World cereal production in 2007 is forecast to increase 4.3% to a record
2.082 million tonnes, according to the April issue of FAO's Crop Prospects and
Food Situation report.
The bulk of the increase is expected in maize, with a
bumper crop already being gathered in South America, and a sharp increase in
plantings expected in the United States, according to the report. A significant
rise in wheat output is also foreseen, with a recovery in some major exporting
countries after weather problems last year.
FAO forecasts coarse grains production to
rise 5.6% to 1.033 million tonnes, and wheat to increase 4.8% to about
626 million tonnes. Global rice production in 2007 could rise marginally to
423 million tonnes in milled terms, about 3 million tonnes more than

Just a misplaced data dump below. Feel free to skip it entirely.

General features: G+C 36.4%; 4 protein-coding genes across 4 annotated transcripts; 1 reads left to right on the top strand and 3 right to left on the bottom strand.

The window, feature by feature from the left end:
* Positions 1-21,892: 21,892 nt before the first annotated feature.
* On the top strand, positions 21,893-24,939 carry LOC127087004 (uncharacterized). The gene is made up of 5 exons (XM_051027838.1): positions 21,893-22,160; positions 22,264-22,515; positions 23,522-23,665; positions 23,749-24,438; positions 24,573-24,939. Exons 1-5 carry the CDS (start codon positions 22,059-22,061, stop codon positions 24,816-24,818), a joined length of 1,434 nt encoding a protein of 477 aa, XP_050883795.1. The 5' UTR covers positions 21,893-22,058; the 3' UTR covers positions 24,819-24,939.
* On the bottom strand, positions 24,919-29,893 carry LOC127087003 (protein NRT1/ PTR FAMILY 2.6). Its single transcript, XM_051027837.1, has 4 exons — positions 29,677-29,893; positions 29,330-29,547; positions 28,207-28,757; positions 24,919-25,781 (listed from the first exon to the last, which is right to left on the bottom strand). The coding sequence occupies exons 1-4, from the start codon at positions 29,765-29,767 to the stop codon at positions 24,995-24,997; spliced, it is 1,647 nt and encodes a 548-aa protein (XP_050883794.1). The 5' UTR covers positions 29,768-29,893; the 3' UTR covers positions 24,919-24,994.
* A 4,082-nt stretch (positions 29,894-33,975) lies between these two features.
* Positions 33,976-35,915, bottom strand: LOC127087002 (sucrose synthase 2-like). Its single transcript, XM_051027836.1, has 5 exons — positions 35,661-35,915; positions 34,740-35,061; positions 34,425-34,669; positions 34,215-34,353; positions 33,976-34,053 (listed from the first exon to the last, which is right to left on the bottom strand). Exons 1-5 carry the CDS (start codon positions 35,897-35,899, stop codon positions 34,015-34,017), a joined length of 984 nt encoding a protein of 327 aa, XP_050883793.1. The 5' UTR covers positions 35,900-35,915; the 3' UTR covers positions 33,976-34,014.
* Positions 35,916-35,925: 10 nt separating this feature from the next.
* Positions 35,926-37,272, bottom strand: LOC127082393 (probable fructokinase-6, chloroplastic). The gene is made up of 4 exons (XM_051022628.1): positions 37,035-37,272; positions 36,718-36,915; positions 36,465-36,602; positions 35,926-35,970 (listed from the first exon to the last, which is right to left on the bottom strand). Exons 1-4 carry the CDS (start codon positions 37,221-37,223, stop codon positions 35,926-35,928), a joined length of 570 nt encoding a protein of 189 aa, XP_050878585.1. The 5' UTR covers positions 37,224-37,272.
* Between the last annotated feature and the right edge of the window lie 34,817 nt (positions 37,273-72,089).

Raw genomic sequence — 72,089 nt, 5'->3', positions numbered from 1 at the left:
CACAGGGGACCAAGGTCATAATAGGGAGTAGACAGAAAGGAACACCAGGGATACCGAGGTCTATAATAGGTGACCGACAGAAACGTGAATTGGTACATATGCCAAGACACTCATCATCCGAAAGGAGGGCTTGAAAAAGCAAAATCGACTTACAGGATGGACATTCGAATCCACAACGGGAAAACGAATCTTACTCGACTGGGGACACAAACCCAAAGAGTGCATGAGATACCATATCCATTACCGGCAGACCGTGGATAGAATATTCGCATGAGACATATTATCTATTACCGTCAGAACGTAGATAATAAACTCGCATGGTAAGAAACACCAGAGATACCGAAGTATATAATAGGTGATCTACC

in 2006, FAO says.
Low-income food-deficit countries
still highly tentative, FAO's first forecast indicates that for the group of 82
low-income food-deficit countries, 2007 cereal production could remain around
the above-average level of 2006. Following improved 2006 harvests in most of
these countries, cereal imports in the 2006/07 marketing year are expected to
decline in most regions.
However, despite improved food supplies in many
food insecure countries, 33 countries worldwide are in a critical situation,
mostly due to conflict and adverse weather, FAO says.
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